Glycoalkaloids of the Solanaceae

  • Stanley F. Osman
Part of the Recent Advances in Phytochemistry book series (RAPT, volume 14)


Glycoalkaloids are nitrogenous steroidal glycosides that are found in most Solanum species. Defosses, in 1820,1 reported that the active principle of morel (S. nigrum) was an organic base which he named solanine. Baup2 reported the presence of solanine in potatoes and concluded it “will find a use in medicine…” More than a century later, Solanum glycoalkaloids have become important starting compounds for the commercial preparation of steroidal hormone intermediates. Glycoalkaloid research has not been restricted to chemical studies; the biological activity of these compounds has been extensively investigated, primarily in the context of plant resistance to pests and microorganisms and of human toxicity. The presence of glycoalkaloids in foods such as potatoes, tomatoes, and eggplant has always been of great concern; understandably, this concern has generated much research activity.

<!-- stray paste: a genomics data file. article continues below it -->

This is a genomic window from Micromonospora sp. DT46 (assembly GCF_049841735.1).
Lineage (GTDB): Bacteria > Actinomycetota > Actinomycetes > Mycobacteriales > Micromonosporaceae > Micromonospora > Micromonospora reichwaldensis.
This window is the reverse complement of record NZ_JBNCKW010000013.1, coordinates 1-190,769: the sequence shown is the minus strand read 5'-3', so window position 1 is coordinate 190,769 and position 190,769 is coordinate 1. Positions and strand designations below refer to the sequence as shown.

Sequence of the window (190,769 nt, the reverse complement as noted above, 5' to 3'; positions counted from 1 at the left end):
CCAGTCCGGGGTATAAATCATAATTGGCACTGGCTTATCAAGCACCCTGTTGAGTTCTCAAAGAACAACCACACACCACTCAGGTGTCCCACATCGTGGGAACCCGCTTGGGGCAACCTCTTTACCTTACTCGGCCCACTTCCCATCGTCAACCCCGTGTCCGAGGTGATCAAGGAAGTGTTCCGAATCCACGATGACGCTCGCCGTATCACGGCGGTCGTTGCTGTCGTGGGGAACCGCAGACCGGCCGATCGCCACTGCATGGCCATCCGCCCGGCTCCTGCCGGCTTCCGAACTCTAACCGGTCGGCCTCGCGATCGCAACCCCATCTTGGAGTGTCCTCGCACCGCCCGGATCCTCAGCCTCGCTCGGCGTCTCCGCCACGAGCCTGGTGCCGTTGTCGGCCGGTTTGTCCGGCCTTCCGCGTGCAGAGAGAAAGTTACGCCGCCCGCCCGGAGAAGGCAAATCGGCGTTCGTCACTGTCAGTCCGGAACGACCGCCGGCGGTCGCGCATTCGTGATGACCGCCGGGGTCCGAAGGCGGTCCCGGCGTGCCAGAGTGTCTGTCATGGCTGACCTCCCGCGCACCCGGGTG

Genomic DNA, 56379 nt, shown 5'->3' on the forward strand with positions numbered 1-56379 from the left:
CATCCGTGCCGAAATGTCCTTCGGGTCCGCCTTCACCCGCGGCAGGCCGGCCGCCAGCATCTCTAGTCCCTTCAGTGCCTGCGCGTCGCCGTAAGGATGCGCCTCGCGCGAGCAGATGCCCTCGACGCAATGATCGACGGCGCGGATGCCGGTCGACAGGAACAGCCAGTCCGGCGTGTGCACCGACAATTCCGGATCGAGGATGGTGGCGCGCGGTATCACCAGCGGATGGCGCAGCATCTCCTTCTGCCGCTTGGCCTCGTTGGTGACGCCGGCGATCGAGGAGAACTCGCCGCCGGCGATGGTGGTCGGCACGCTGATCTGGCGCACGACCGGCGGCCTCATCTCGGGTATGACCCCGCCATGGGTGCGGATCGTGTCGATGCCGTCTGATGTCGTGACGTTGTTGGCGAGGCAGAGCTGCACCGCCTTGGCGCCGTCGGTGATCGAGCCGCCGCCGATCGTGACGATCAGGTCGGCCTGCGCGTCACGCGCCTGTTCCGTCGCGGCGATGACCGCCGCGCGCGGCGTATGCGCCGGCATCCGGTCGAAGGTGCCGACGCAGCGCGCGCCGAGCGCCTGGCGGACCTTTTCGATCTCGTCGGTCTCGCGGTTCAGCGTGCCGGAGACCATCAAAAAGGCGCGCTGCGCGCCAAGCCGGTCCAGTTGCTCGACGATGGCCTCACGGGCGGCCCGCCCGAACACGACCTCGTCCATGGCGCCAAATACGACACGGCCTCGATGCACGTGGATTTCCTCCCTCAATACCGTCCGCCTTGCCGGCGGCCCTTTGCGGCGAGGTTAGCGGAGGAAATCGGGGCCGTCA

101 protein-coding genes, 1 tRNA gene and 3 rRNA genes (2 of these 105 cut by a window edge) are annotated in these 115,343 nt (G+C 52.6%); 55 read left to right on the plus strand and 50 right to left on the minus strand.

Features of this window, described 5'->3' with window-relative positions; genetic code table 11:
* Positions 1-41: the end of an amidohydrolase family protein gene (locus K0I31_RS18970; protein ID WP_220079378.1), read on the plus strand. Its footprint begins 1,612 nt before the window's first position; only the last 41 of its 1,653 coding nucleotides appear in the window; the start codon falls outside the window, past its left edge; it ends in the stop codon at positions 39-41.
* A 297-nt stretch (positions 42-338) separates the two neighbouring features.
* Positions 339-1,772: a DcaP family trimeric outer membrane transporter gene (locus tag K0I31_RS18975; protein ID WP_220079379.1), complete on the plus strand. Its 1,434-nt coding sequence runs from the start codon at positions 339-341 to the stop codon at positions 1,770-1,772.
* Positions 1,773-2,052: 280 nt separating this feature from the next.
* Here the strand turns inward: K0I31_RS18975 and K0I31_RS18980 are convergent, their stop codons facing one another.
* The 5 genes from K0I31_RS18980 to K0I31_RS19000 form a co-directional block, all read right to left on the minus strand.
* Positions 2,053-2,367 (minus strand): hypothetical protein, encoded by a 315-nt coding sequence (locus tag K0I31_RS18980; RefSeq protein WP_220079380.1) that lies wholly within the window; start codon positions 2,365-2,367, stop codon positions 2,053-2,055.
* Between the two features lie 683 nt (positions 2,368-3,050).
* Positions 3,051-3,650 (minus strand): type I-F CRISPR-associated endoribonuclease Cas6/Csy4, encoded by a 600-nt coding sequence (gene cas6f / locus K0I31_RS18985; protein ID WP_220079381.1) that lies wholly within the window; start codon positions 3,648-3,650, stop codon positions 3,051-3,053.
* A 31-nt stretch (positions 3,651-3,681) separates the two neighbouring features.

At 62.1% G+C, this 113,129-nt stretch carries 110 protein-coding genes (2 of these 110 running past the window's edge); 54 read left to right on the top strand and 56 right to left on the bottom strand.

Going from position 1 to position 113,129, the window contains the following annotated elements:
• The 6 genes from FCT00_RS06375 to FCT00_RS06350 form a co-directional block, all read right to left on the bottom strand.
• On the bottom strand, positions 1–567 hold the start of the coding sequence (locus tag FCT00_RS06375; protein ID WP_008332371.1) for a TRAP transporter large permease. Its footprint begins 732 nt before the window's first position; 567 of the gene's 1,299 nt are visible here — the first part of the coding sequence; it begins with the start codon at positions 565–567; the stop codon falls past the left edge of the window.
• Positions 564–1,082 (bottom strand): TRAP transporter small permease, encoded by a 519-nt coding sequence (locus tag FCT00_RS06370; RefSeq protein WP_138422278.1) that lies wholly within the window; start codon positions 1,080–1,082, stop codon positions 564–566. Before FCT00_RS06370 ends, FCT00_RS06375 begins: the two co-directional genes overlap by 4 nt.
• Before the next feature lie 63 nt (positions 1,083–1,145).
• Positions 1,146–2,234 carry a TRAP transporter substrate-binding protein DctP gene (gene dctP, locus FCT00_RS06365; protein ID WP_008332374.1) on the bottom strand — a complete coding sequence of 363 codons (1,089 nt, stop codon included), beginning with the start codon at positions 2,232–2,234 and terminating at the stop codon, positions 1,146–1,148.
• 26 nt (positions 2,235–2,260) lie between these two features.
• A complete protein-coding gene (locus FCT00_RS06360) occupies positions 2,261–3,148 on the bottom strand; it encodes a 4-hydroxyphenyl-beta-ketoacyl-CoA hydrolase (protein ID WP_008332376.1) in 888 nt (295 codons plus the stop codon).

Potato Tuber Colorado Potato Beetle Solanum Species Potato Leafhopper Glycoalkaloid Content 
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Copyright information

© Plenum Press, New York 1980

Authors and Affiliations

  • Stanley F. Osman
    • 1
  1. 1.Eastern Regional Research CenterU.S. Department of AgriculturePhiladelphiaUSA

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